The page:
Finally, since the predictive power of instrumented gait assessment over circular trajectory was not tested in this study (i.e., predicting disease progression at the individual level), the findings cannot be considered as evidence for markers, but rather as potential markers of disease progression.
Implications and Future Directions
The aim of the present longitudinal study, based on a 5 years follow-up was to identify potential markers of disease progression in PD from the assessment of circular gait patterns with a single BFS mounted on the low-back. For early-stage and middle-stage PD, we identified, respectively, five and three potential markers of progression from a total of 24 gait features assessed. At baseline, nine and fifteen features were found to be different between HC and patients at early-stage and middle-stage PD. While the clinical assessment of gait-UPDRS III was more sensitive than objective gait features in early-stage PD, this was not the case in middle-stage PD.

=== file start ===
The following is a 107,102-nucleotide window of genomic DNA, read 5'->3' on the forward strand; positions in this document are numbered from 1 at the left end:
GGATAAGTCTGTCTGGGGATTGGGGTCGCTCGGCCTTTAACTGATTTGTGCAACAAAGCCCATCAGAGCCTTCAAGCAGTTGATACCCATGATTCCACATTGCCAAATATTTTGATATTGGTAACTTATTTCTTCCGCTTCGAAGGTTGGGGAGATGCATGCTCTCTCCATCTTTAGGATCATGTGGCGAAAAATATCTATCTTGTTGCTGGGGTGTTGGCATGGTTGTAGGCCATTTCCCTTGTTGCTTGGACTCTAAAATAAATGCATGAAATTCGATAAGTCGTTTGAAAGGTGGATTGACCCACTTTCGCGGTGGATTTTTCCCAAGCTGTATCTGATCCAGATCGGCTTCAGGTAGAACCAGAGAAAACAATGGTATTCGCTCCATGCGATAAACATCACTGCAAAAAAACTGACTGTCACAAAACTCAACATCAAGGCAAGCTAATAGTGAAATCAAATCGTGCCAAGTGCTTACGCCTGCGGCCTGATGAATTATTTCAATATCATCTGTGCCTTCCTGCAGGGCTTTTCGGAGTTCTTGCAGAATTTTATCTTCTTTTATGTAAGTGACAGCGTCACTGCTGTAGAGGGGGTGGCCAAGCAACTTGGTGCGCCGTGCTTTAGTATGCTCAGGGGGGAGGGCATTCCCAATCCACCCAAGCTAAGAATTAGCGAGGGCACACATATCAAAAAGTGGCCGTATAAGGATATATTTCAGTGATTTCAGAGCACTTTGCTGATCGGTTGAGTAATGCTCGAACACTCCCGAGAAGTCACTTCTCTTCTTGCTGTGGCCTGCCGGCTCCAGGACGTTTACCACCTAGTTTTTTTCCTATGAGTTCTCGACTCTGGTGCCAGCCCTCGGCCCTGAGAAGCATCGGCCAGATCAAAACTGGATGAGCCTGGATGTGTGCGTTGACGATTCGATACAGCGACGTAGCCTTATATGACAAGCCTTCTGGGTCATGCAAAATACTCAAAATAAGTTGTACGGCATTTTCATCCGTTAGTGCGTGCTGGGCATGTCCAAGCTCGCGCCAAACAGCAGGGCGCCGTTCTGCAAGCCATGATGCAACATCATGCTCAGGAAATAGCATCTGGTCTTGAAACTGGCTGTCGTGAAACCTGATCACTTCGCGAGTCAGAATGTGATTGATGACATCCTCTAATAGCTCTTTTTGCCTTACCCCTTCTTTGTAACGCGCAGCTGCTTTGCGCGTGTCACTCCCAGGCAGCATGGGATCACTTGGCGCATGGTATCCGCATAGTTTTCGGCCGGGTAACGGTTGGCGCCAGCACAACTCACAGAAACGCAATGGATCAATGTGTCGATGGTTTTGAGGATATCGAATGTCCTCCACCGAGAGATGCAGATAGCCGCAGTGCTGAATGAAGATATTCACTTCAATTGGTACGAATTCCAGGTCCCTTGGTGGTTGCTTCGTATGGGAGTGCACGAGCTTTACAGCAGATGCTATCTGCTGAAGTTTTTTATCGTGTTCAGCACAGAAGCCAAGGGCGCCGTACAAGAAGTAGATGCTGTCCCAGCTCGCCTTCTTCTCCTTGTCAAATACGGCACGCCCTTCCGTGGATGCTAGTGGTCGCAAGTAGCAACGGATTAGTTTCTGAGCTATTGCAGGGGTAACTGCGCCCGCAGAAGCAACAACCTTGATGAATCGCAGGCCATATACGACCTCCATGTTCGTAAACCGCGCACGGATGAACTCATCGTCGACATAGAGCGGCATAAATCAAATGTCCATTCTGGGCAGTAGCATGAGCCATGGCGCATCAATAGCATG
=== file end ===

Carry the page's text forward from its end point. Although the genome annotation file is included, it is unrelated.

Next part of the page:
To our knowledge, this is the first study reporting objective progression markers from circular gait assessments in PD. Quantitative assessments permit monitoring of individual variability in motor symptoms, minimize subjectivity, and increase sensitivity to progression in PD. The progression markers identified may facilitate determining the potential effect of interventions on PD progression. Still, validation of the clinical relevance of the proposed markers is needed. Finally, the combination of the proposed protocol with a dual-task activity might further challenge the motor control of the participants, possibly revealing even stronger/more overt markers of disease progression.
Data Availability Statement